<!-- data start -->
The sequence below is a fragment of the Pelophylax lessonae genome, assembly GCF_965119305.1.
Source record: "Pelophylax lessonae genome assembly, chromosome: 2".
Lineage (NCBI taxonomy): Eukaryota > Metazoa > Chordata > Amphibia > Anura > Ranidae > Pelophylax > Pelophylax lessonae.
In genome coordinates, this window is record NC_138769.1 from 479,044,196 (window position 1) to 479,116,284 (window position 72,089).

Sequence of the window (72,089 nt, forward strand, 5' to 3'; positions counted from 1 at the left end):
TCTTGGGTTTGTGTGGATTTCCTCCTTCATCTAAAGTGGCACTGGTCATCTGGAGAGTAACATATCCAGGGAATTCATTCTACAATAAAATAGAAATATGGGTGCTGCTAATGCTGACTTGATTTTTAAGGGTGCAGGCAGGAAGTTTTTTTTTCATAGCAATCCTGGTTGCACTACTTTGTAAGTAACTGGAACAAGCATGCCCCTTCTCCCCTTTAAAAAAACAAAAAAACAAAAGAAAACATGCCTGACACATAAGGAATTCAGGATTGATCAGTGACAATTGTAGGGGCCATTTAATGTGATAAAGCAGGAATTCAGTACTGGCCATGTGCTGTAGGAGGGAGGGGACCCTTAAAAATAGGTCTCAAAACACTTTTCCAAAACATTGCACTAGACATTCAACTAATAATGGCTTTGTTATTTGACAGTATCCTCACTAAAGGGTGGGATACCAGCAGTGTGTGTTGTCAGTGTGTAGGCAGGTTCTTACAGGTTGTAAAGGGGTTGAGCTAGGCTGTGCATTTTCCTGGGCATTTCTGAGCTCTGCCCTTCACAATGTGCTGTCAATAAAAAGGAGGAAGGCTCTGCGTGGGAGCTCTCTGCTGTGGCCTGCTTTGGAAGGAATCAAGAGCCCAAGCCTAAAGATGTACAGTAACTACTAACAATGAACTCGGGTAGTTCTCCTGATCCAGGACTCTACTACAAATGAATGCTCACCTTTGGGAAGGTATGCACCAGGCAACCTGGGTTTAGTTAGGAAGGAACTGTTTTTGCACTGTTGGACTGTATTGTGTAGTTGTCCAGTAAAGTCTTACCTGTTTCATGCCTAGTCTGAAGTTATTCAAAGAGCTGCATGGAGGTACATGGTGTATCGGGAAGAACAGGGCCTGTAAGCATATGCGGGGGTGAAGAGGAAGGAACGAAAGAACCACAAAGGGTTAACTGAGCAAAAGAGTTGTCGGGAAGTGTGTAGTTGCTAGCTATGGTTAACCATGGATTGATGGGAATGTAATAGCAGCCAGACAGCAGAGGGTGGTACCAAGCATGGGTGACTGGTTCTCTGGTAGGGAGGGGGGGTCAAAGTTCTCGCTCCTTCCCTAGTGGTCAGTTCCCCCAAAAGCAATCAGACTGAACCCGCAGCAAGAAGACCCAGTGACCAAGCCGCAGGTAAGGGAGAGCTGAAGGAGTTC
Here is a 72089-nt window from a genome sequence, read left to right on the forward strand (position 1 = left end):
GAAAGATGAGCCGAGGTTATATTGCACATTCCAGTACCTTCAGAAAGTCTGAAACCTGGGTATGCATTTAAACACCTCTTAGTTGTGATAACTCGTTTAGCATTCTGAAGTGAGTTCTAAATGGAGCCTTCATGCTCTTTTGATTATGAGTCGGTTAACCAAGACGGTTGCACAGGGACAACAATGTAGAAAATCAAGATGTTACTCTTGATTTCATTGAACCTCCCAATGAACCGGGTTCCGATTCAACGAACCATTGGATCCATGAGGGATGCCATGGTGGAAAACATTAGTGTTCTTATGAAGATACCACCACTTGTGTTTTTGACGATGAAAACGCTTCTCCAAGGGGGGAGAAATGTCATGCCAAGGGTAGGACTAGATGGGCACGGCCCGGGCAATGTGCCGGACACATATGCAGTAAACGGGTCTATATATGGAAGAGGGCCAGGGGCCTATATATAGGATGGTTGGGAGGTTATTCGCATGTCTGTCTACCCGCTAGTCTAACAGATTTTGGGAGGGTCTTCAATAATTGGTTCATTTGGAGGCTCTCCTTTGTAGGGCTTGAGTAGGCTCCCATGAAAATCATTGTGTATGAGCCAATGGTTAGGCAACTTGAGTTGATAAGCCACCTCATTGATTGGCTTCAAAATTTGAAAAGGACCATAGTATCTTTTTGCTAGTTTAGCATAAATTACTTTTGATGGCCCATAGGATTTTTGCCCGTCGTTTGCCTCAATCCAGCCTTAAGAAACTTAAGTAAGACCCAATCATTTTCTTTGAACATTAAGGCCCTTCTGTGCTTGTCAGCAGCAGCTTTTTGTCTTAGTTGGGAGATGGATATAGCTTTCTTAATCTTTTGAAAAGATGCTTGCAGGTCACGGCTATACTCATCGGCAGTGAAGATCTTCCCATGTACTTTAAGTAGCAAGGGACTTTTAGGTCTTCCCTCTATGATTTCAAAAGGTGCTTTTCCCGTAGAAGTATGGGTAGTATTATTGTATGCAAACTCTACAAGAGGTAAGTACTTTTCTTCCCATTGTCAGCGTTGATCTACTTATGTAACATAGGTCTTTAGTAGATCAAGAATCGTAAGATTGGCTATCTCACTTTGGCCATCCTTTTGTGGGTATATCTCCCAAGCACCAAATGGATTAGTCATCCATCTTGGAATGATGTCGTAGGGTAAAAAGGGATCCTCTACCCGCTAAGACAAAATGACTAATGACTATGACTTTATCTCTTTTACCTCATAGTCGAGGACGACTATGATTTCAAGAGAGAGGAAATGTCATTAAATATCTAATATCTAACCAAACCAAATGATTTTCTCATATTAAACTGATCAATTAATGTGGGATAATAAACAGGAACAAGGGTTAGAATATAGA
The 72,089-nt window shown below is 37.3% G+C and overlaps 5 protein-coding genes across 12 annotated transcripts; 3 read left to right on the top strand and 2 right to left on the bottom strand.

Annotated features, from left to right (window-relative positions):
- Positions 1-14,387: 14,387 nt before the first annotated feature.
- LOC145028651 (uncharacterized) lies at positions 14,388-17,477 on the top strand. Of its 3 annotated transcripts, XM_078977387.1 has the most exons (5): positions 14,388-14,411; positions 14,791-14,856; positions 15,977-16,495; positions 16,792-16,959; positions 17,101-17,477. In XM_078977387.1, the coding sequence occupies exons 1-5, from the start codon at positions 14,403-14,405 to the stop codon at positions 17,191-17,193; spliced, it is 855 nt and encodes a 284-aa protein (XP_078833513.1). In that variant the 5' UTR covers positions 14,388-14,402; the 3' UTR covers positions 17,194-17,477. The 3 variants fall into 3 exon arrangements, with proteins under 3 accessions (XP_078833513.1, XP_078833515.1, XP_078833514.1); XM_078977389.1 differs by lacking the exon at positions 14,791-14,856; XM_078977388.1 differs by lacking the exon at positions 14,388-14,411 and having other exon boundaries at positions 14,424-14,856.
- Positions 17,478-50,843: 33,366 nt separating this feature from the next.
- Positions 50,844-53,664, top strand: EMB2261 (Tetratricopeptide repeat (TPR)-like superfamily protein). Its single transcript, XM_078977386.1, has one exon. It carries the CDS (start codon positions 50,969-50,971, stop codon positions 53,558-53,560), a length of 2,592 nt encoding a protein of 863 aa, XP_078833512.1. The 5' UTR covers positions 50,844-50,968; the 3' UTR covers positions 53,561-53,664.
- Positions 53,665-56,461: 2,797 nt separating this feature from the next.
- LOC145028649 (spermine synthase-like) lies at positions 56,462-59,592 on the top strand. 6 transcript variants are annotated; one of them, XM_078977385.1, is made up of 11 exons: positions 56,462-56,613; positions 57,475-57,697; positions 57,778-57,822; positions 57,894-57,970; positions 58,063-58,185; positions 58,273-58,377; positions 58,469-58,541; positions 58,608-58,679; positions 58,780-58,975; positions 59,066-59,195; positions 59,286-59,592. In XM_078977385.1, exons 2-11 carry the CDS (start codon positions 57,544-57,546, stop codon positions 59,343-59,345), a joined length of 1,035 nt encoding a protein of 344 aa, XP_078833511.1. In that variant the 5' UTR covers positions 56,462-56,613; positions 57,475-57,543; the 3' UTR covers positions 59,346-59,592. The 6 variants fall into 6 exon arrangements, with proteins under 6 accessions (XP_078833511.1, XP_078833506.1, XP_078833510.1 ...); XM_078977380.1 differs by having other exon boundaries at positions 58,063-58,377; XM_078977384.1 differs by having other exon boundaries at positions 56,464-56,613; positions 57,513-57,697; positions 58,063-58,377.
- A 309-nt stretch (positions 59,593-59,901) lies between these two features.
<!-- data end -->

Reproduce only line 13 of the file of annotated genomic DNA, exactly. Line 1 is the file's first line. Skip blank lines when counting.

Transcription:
- Positions 17,478-50,843: 33,366 nt separating this feature from the next.